Political consultants have a way of getting carried away and saying things they quickly regret. Believe me, I’ve been there.
So it was with Dustin Ingalls, assistant director of Public Policy Polling, who told a Cumberland County Democratic group:
“We have to absolutely eviscerate McCrory….It’s going to have to be a very negative campaign.”
Just before that, McCrory’s ad man, Fred Davis, got his dose of a media spanking when his slash-and-burn memo on attacking President Obama went public.
Consultants have a stock answer when they hear complaints about negative campaigns. They shake their heads patiently and say something like: “Well, voters always say they don’t like negative ads, but they always pay attention to them.”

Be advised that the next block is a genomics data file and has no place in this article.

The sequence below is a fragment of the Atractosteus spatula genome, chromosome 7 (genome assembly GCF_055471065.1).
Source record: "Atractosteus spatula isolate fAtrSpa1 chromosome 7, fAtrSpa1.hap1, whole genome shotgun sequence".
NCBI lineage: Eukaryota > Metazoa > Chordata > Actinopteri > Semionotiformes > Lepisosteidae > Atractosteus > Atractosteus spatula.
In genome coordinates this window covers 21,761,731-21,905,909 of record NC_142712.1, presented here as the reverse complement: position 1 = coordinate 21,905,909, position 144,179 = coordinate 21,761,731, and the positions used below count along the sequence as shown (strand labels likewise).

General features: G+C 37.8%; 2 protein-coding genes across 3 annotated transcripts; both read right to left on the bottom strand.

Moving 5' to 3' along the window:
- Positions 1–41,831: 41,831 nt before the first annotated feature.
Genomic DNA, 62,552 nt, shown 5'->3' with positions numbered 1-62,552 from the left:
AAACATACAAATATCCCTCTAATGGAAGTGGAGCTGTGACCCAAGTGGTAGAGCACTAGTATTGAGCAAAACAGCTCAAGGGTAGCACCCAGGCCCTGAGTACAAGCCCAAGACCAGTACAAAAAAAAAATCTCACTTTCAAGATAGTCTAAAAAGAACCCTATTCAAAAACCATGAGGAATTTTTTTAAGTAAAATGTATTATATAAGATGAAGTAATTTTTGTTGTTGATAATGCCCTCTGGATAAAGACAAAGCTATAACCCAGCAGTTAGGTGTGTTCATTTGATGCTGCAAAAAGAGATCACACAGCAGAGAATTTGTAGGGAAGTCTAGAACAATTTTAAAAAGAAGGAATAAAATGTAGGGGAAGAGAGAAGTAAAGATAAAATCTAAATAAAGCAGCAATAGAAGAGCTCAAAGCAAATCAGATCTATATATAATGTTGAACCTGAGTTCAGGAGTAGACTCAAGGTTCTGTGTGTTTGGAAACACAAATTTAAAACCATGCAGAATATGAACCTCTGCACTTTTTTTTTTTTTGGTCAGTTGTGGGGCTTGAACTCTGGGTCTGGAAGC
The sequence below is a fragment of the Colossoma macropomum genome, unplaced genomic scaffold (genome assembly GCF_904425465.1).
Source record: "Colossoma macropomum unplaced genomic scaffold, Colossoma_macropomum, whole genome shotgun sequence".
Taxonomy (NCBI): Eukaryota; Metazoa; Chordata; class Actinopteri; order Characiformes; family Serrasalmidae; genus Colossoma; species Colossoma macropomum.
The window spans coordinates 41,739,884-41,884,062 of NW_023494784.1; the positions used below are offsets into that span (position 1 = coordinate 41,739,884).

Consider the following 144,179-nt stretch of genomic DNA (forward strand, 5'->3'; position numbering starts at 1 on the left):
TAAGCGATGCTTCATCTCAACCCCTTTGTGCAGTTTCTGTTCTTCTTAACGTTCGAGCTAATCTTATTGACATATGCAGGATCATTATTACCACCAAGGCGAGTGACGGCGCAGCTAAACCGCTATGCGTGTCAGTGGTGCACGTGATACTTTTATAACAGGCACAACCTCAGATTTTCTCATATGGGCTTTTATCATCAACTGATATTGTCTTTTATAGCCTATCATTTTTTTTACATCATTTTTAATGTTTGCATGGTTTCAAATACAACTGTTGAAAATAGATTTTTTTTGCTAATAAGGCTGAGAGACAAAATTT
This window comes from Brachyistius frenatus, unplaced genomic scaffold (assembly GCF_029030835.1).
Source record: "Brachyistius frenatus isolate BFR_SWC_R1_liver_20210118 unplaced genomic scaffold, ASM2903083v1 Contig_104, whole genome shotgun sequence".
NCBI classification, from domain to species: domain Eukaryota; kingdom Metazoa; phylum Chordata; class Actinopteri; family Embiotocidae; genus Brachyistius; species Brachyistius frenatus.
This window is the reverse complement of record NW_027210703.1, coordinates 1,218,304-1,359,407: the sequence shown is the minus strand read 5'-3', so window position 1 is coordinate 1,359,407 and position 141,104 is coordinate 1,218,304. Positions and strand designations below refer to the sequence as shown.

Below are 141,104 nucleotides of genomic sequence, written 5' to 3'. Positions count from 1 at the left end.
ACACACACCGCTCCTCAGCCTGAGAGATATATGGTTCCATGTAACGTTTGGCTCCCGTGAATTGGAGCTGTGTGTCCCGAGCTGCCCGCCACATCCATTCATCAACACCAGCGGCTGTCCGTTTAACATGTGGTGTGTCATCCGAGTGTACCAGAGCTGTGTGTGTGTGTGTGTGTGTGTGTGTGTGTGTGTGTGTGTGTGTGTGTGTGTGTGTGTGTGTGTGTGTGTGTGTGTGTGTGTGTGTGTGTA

Which is why some consultants strive to prove they’re the toughest, meanest SOB in the political valley. Sort of like young guns out to prove they’re the fastest gun in the Old West.
Voters, of course, recognize a negative ad when they see one. Which may be why Karl Rove & Co. rejected the scorched-earth approach in their “Basketball” ad for Crossroads GPS. Rather than rip out Obama’s throat, they go for a kinder, gentler tone. They acknowledge that voters had good reason to vote for him in 2008, but they suggest that the voter is now feeling let down and disappointed.
That might strike just the right note with swing voters. And cut through the poison.
A lot of consultants can make predictable negative ads. Few can make really good negative ads. And fewer still can make the most powerful thing in politics: a great positive ad.